Bonnefoy: Chance obviously played a role. When I began to translate, I was already in my thirties, as I've said. I wasn't prepared and had done nothing to prepare myself. But this is where chance can be invaluable, since it forces us to look into ourselves and to discover what may be lying dormant there. Chance offered me a translation; I could have refused. Or I might have done one out of curiosity or because I felt the need to at the time, but then stopped. On the contrary, I accepted the invitation and later did all that I could to prolong the experience, to explore what was occurring in the depths of the work I had taken on. Translating a writer means reading that writer. It means having the opportunity to truly read him or her, in a way that you would normally not read an author, since you have to pause at every word and even slide below a lot of them, which an ordinary reader wouldn't—and shouldn't—usually do. So translating Shakespeare meant getting as close to him as possible, really being with him. It even meant being hounded by him, obsessing over some passage that resisted translation. And when the poet is Shakespeare—Shakespeare quite specifically—it can be something of paramount importance. In my case, chance brought me into contact with a body of work that had an immediate and profound significance for me, and answered a need.

Naughton: Did you know right away what this need was? Can you try to describe it?

Bonnefoy: I'll try, because it will help me to explain the way I see Shakespeare. The need I felt at the time, a need that hasn't changed, was to understand what poetry is, and what act of consciousness allows us to recognize it and to free it from ordinary speech. What are the means by which we can help it to exist, both in our words and in our lives? And why, along with the instinctive practice of poetry, is there this need to understand its nature? It's because this understanding may contribute to an activity that seems to me almost as important as the writing of poetry itself, that is, the thinking we devote to other poets (or painters or any form of artistic creation as it relates to poetry). This kind of thinking allows us to bring together the experiments of many poets and thus to create a kind of poetical brotherhood, which today appears in danger of fragmentation, if not of complete disappearance from the concerns of society. That would be a catastrophic loss.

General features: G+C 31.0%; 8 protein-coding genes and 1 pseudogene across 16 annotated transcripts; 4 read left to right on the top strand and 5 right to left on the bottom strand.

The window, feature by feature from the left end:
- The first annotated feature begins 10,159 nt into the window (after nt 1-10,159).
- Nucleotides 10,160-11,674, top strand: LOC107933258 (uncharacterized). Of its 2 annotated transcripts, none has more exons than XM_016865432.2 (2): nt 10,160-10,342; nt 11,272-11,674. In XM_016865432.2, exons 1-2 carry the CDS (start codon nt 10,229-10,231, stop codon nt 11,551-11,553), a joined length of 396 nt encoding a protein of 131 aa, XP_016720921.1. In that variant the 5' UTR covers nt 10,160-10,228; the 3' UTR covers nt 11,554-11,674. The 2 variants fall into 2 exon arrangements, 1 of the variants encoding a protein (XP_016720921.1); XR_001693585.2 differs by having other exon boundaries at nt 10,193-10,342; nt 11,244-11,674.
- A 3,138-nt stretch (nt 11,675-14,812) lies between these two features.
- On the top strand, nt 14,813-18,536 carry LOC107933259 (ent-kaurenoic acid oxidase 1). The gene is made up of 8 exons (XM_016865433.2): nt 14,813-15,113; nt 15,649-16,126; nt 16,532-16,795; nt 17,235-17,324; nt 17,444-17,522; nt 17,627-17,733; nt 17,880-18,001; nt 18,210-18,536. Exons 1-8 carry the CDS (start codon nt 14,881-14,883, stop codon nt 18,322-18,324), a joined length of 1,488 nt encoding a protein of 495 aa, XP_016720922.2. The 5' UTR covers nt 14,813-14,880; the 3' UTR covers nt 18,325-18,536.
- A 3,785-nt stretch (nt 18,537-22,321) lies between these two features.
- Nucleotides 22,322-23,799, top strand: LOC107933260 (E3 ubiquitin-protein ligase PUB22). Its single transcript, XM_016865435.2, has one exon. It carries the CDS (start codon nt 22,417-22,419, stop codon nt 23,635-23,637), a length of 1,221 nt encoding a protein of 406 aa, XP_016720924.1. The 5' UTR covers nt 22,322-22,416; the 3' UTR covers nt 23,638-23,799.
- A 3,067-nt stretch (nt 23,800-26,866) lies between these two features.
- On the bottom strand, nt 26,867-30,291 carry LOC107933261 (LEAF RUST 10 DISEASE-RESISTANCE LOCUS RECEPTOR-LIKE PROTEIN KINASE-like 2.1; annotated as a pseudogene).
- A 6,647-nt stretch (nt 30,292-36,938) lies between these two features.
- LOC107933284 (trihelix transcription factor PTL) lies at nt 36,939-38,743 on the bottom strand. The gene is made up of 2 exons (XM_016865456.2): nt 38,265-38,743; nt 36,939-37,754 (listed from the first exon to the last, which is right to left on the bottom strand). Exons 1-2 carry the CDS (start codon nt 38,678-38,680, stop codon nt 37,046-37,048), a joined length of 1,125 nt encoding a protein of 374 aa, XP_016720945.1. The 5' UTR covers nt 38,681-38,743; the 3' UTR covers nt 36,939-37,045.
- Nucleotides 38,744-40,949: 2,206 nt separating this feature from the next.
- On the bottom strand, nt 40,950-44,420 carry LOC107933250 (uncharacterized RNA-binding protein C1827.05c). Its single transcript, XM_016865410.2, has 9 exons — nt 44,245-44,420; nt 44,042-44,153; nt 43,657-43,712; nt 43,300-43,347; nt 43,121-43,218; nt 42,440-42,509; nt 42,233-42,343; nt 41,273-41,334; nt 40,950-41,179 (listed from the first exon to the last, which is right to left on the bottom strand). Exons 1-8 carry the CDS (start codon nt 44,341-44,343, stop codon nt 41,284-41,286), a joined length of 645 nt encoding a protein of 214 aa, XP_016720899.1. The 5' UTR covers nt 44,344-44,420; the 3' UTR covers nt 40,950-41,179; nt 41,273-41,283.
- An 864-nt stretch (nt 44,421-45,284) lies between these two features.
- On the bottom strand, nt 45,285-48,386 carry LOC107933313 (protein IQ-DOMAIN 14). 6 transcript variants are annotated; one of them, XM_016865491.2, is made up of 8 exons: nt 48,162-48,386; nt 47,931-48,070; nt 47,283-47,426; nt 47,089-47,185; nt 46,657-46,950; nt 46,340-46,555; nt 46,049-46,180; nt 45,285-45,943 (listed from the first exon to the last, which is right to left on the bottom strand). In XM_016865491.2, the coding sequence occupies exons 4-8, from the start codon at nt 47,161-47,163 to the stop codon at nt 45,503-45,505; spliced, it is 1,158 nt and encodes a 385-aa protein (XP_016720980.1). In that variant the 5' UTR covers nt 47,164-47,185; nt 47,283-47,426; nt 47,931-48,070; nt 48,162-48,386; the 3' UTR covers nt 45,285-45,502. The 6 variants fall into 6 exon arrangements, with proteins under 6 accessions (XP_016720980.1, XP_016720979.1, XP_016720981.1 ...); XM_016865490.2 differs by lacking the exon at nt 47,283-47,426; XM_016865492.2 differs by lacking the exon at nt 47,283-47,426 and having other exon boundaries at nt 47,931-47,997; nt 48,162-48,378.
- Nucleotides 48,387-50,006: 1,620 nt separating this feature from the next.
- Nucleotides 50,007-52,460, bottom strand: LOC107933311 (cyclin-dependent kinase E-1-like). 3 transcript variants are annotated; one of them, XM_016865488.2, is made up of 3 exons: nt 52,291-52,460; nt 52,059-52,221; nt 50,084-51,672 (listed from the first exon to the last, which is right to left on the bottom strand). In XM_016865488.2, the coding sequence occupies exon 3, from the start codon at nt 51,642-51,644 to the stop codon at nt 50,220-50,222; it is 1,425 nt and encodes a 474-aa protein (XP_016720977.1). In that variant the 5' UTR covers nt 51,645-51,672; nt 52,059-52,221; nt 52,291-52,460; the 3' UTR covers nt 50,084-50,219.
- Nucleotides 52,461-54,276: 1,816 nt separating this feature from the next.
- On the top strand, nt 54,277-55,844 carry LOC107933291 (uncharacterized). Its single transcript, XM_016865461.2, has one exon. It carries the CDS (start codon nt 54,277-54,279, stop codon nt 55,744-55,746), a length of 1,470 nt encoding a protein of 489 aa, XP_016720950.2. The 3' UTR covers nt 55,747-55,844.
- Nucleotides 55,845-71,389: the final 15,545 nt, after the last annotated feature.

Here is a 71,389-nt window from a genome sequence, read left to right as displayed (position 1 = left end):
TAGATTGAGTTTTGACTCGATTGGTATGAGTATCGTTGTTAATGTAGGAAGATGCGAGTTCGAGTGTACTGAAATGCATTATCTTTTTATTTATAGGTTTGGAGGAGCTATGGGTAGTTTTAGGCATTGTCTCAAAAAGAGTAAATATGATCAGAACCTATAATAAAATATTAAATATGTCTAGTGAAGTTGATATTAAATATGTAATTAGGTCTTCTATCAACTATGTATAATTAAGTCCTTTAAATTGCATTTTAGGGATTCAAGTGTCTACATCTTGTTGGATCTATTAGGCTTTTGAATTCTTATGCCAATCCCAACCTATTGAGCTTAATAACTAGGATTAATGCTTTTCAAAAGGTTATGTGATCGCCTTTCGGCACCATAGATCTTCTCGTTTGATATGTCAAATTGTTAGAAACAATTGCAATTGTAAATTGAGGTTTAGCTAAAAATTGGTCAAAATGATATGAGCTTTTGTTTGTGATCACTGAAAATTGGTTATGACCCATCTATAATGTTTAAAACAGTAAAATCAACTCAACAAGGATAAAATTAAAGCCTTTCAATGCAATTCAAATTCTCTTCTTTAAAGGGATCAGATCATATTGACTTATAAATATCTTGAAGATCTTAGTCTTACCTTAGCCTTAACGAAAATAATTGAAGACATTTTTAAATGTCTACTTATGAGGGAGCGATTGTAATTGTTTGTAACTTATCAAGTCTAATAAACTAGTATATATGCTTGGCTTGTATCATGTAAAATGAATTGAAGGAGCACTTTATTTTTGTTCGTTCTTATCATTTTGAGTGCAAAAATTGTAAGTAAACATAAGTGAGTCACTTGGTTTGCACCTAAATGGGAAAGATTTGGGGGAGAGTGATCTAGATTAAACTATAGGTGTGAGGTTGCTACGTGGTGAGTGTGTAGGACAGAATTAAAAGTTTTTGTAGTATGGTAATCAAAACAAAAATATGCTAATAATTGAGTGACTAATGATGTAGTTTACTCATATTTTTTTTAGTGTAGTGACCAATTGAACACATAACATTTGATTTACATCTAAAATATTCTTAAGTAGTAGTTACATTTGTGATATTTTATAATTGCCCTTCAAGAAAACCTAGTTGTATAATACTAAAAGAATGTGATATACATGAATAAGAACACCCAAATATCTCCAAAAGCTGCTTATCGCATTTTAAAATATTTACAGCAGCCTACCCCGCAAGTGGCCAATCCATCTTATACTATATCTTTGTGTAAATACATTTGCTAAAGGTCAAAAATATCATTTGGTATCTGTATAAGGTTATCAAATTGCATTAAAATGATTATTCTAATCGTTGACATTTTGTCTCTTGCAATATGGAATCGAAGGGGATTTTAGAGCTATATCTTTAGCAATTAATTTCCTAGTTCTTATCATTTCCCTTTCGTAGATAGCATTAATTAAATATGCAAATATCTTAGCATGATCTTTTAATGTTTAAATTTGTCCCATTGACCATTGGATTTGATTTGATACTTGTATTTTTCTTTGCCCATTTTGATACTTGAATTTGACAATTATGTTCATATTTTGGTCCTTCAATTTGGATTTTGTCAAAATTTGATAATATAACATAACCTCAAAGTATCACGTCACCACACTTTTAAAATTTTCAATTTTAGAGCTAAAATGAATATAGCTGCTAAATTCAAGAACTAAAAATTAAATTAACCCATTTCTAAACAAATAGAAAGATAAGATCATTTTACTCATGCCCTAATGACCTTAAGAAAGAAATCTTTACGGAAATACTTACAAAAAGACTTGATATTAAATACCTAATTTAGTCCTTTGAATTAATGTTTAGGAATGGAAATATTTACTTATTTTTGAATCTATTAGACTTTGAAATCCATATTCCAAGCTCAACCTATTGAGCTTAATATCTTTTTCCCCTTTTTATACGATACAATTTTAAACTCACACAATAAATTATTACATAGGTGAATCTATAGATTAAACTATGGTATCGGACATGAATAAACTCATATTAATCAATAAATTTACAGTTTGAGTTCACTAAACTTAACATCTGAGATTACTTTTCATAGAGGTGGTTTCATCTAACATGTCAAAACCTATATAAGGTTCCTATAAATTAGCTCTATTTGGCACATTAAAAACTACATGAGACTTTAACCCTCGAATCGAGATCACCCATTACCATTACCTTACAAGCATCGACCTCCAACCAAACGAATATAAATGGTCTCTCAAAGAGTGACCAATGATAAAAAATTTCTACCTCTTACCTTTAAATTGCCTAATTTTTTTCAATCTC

Now what can answer this need if not works that fully and boldly embrace the question of what poetry is? Works of that kind are fairly rare. But Shakespeare's plays and poems offer an example. We become aware of it when we see Hamlet mindful of something within him that his words can't express, or when we notice how Shakespeare's key plays, from Romeo and Juliet to The Winter's Tale and The Tempest, construct their fictions—with such discernment and diversity—as critiques of that idealistic transfiguration of the world and of other people, which is the original sin of lyric poetry. Shakespeare speaks about poetry, about its hopes but also about the dangers that threaten it; so I approached his work as a lesson that would be essential to me, provided I could free his thinking from its necessarily indirect expression in the plays and give it form in notions that would remain as close as possible to that great experience which is poetry, resistant by nature to the order of concepts. In a word, it was elucidation that I was attempting, and I didn't accomplish it all at once. I was hardly capable of that, and I certainly don't pretend, as you can imagine, that my effort takes stock of all the immense reality of Shakespeare. I do feel, however, that I now have a better sense of what he was about.